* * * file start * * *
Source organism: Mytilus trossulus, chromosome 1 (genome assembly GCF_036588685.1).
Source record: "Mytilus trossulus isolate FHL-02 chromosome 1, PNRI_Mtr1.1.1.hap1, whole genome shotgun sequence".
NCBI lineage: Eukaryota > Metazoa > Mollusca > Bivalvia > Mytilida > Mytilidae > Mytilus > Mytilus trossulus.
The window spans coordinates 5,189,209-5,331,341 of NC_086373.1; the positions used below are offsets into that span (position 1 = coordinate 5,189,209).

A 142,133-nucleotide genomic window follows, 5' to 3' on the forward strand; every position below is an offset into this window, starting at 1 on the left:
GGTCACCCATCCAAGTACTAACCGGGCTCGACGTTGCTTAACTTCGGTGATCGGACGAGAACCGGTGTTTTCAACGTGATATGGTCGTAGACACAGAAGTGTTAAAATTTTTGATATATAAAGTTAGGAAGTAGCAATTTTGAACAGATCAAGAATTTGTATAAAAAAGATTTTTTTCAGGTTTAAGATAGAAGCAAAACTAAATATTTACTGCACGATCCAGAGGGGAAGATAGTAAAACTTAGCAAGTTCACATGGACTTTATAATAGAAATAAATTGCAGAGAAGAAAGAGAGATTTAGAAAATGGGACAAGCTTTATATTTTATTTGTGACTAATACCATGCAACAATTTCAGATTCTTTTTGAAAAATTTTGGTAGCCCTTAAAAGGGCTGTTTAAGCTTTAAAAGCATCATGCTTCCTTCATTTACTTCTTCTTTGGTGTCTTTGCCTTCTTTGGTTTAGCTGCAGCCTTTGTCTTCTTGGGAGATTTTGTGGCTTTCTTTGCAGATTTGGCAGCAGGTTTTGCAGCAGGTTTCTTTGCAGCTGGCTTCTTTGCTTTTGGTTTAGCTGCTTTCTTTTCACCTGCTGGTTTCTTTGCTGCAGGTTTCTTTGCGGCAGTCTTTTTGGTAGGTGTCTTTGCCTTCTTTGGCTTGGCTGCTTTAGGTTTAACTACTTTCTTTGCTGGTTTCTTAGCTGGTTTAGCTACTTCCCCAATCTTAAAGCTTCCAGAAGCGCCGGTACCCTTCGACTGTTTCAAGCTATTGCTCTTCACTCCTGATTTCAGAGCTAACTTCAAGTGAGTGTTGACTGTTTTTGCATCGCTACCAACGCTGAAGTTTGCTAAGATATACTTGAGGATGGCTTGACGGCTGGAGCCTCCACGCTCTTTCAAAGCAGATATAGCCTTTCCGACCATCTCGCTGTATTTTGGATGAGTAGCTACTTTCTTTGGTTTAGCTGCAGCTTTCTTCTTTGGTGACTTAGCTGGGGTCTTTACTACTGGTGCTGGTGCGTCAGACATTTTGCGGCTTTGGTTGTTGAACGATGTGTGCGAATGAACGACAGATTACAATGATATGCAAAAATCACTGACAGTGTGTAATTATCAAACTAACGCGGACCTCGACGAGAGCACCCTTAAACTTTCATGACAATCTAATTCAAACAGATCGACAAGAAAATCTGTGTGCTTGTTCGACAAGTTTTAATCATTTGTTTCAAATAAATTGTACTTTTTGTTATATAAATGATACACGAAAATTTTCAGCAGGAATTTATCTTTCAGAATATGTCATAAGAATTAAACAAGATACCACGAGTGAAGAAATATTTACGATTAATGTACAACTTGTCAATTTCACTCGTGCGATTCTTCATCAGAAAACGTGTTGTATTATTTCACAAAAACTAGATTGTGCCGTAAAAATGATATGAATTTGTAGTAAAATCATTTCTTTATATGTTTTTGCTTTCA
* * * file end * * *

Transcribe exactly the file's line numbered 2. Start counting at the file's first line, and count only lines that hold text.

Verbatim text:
Source record: "Mytilus trossulus isolate FHL-02 chromosome 1, PNRI_Mtr1.1.1.hap1, whole genome shotgun sequence".